We got to Faeryland Grasmere a little after ten, when it opened. The owner was there and gave us the row boat named Water Gypsy for an hour. It was a bright yellow row boat and Mike provided the manual labor so we could cruise around the lake. Since it was still pretty early in the day, there was only a fishing boat and kayak out on the lake. So we got the lake to ourselves. It was fun actually being on the water and seeing the area surrounding the lake in a new perspective.

With the boat returned, we returned to our Sunday lunch spot for today's lunch. Since it was a weekday, there were less people on the beach and near us, so it was calm and peaceful. The weather here has also been fantastic, 60s and I have finally been able to wear the shorts I brought!

Then the Trailblazing Trio split up. Courtney and I headed into town to find a cafe to read and write in while Mike stayed outside and studied under various trees and on rocks. Courtney and I went to Miller Howe Cafe, which was a nice little place. We had their freshly squeezed lemonade and I tried their tea and a slice of coffee cake.

After a while there, we headed back to the house and met up with Mike. Since it was so nice out, we returned to the lake shore once again to soak in the later afternoon rays. There is class tonight; we finished reading Dorothy Wordsworth's journal and will be discussing it tonight. Tomorrow we will get our seven day bus pass and head north to see some sights up there.


Going home, the homes of the Wordsworths' that is

Today the group headed to the two homes of William and Dorothy Wordsworth. William was a famous poet of the 18th and 19th century and Dorothy was his sister, who loved William very much. Our first stop was Dove Cottage, just outside the town center. We got a guided tour through the cottage, which was very small and very dark. Currently we are reading Home at Grasmere, which are the journals of Dorothy when she was at Dove Cottage. It's hard to believe she was in that house when she was writing the entries; put a whole new spin on the reading! We couldn't take pictures inside the house but I did snap one in their backyard garden:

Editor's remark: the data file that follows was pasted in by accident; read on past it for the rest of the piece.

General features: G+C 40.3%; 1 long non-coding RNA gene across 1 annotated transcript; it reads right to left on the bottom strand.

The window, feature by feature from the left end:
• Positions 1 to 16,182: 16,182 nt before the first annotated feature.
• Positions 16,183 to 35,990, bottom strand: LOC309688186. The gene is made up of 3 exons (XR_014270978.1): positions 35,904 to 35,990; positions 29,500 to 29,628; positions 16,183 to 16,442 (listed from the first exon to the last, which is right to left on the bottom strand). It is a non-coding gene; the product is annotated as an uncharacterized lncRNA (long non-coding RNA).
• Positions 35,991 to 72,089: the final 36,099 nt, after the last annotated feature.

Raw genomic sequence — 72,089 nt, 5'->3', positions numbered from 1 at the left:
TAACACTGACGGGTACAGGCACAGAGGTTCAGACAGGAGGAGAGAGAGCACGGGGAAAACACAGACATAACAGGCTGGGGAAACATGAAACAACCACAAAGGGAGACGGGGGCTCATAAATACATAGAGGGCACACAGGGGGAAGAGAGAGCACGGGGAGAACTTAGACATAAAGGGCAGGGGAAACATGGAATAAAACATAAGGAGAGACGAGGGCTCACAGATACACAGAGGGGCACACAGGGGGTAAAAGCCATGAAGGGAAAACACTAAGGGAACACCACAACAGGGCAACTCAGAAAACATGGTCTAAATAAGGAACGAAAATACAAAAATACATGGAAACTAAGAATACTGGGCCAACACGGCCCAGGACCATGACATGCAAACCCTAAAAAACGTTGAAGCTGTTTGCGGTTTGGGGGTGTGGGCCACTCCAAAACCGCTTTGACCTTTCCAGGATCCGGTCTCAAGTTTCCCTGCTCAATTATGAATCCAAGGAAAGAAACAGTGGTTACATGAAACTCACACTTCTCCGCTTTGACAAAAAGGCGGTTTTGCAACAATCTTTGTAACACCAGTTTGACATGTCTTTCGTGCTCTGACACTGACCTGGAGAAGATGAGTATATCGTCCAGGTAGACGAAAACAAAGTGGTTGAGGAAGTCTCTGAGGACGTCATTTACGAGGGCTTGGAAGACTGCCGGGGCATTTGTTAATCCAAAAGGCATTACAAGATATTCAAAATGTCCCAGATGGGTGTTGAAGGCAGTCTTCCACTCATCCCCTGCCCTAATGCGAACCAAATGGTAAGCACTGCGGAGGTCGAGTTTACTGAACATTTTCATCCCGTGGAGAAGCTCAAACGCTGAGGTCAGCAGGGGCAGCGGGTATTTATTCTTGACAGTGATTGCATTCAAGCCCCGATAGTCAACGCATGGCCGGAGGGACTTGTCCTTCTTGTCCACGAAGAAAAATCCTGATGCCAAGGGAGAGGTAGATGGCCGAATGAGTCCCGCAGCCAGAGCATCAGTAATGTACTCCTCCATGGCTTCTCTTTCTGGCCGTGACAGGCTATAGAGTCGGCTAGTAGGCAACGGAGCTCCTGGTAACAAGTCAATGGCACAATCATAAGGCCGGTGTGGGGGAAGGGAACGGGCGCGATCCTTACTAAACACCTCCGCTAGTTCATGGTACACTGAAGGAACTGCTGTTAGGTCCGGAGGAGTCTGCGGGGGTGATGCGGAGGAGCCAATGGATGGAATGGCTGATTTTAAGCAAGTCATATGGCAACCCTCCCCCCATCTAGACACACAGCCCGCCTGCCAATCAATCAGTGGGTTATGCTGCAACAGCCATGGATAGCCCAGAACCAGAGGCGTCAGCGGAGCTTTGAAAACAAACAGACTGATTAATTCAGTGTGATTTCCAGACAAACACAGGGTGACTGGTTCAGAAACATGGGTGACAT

After Dove Cottage we ventured in the conveniently located Wordsworth museum which had a Lake District landscape painting exhibition as well. I saw the mailbag which Dorothy so heavily relied on and also some beautiful watercolors and engravings of places that I have been too. Of course, I could have spent all day there, but our group was headed to our next stop, Rydal Mont. William and Dorothy only spent eight years at Dove Cottage; after eight years, William was married to Mary and they were having more children than that cottage could hold. So they moved a few miles to Rydal Mont. The route we took was a coffin route and it went above Rydal Water.

I really liked Rydal Mont. The house was much bigger and brighter; the front window has a great view of the garden and Lake Windemere. This house also has photos and letters from the descendants of the Wordsworths, which adds a nice touch. William also was a landscaper and made a beautiful garden, holding all sorts of interesting plants. Dr. Bob treated us to tea and treats afterwards, all were delicious.

The Trailblazing Trio then broke off and wandered back to Grasmere on our own. I stopped by the post office to pick up some stamps and we picked up a few items from the co-op. Back at the house, tacos were being made and then we had the night to read and write. Going to star gaze right now, let's hope the stars are out!

Courtney and I enjoying the view


"Going off the path is a mud-ch better idea..."

With the Trailblazing Trio, puns have been very popular. Somehow, being in the Lake District has brought out the puns hidden within us. Hence, the classy title for this post.